On January 8, 1981, the plaintiff commenced an action in the Eastern District of New York against the Teamsters Fund and the Board entitled Miele v. New York State Teamsters Conference Pension & Retirement Fund, 81-CV-0084 (Wexler, J.) (hereinafter "Miele I"). In that action, the plaintiff sought, amongst other relief, a judicial determination that he was eligible for benefits under the Teamsters Fund. On January 23, 1985, the parties to Miele I entered into an Agreement of Settlement ("Settlement Agreement"). In return for dismissal of the plaintiff's claims with prejudice, the Teamsters Fund agreed to "determine as expeditiously as reasonably possible [the plaintiff's] eligibility to pension benefits, and the amounts of such pension benefits to which [he] may be so entitled, in accordance with the pension plan of the [Teamsters] Fund, rather than in accordance with the pension plan of the Brewery Fund." See DeBella Affid., Exh. N at 6. The parties did not make "any admissions or concessions . . . with respect to the disputed issues that exist between themselves. . . ." Id. at 5. The Settlement Agreement also included a confidentiality provision and was filed with the court under seal. See Def. Local Rule 56.1 State. of Undisp. Facts, ¶ 29. Based on the Settlement Agreement, the parties executed a Stipulation and Order of Dismissal which was entered by Judge Wexler on January 23, 1985.

On March 13, 1985, acting pursuant to the Miele I Settlement Agreement, the Teamsters Fund calculated the plaintiff's pension as amounting to $171.22 per month, a $14.29 increase over his pension under the Brewery Fund. The Teamsters Fund also forwarded the plaintiff a $1,758.93 check representing a lump sum payment for retroactive benefits. After plaintiff's counsel contacted the Teamsters Fund for clarification, the Fund responded with a letter dated February 4, 1986 detailing the calculation formula employed. See Pauk Affirm., Exhs. G3-G4. Plaintiff's counsel responded with a letter dated February 10, 1986, in which he questioned the defendants' calculations particularly with regard to defendants' alleged disregard of contributions "made on his behalf up to and including June 18, 1976." Id. at Exh. G5. After reexamining the plaintiff's file, see id. at Exhs. G7-G8, the defendants did not find any further benefits to be due. See id. at Exhs. G8, G13, G15, & G17. In response to further correspondence, Peter P. Paravati, then counsel to defendant Teamsters Fund, informed plaintiff's counsel that the formula for calculating the plaintiff's pension came "not from the Teamsters' Plan, but from the merger agreement." Id. at Exh. G21; see also id. at Exh. G22.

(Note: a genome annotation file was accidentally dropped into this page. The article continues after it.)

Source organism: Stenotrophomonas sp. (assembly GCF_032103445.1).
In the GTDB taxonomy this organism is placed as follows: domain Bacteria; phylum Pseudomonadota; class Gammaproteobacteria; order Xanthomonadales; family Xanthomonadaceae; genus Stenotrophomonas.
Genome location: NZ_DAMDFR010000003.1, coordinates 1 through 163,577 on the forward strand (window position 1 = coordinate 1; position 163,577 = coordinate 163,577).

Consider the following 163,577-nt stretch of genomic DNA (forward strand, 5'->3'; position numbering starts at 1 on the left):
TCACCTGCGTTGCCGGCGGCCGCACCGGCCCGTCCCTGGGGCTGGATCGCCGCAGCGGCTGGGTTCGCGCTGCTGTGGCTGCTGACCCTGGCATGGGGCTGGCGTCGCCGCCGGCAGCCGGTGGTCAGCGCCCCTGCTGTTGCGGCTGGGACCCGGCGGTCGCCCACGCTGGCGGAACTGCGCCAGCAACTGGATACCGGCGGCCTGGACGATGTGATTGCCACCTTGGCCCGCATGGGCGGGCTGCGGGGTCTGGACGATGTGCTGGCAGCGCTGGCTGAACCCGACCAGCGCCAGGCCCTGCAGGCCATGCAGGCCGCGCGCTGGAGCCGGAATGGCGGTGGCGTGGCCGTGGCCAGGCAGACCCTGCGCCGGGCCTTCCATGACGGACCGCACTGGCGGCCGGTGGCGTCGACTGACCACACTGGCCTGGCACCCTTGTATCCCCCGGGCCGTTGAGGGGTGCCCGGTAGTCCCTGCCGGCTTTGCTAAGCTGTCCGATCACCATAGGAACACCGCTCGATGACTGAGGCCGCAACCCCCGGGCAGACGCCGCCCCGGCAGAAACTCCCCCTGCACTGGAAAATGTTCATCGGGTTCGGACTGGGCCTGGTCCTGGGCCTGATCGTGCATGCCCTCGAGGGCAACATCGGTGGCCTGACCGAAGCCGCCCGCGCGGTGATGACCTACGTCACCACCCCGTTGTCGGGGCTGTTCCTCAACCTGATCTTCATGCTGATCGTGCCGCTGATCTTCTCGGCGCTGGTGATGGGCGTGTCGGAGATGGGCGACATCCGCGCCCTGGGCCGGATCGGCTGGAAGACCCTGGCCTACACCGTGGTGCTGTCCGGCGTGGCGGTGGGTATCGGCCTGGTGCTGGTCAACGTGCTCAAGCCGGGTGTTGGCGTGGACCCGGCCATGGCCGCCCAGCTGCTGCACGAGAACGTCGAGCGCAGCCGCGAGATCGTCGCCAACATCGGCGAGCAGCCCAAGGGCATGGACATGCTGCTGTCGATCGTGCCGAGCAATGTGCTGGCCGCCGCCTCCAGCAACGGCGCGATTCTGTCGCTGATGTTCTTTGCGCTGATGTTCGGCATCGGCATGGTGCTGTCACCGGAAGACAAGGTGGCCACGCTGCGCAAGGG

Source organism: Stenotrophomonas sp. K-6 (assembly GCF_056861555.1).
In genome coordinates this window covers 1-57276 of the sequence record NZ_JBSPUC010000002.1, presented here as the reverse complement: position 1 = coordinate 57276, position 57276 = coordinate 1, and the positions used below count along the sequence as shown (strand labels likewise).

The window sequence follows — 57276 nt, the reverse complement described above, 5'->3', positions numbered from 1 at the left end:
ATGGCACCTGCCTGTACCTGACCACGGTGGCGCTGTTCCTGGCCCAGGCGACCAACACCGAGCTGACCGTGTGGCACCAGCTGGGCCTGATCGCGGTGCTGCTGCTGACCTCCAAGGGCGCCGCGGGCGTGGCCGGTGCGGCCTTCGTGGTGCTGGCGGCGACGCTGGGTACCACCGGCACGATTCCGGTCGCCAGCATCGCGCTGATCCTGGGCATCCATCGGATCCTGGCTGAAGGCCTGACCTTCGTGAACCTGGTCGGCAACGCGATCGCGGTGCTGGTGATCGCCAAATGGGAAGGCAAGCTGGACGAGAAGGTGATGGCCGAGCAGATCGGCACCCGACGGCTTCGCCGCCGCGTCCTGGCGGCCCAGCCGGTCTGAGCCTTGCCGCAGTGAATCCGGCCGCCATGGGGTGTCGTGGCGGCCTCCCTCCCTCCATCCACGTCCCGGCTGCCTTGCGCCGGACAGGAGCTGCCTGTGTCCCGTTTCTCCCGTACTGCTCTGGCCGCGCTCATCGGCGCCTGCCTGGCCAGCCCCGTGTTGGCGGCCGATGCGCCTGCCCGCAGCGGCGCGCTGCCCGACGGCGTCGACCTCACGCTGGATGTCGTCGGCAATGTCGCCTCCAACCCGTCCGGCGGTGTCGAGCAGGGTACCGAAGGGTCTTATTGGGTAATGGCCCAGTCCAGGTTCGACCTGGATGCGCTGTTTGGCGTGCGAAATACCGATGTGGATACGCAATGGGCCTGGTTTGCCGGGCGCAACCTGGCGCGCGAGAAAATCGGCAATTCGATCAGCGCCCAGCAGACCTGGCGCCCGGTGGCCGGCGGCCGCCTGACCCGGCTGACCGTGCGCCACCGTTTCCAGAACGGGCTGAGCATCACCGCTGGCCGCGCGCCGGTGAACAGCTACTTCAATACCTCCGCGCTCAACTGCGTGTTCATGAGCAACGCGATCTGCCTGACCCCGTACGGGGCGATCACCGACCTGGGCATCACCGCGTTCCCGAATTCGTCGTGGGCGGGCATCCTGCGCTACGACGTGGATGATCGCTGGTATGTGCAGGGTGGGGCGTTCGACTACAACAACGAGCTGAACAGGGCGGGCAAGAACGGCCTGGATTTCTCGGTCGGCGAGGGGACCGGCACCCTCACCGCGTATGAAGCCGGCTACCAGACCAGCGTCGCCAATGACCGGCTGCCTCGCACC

On October 17, 1988, plaintiff's counsel again requested clarification regarding the defendants' refusal to consider contributions to the Brewery Fund allegedly made on plaintiff's behalf during 1974, 1975, and 1976. See id. at Exh. G23. In response, defendants' then-counsel Paravati informed plaintiff's counsel by letter dated October 25, 1988 that the Fund's approach to such contributions depended upon the terms of the applicable collective bargaining agreements ("CBAs"). See id. at Exh. G24. According to Paravati, "the Brewery [CBAs] did not provide for contributions during those particularly (sic) instances." Id. According to plaintiff's counsel, he subsequently made "extended, but unsuccessful efforts to obtain the relevant [CBAs] from various sources, including the [Teamsters] Plan itself." Compl., ¶ 35. Unable to locate the CBAs and relying upon Paravati's characterization of them, the plaintiff declined to pursue his case further.

In August 1994, plaintiff's counsel came upon copies of the Brewery CBAs, which appear to require employer contributions for employees who suffered industrial injuries or illness and who received workers' compensation benefits.*fn2 See Pauk Affirm., Exhs. H1-H2. After some subsequent correspondence between the parties, the plaintiff filed the instant action on January 29, 1997.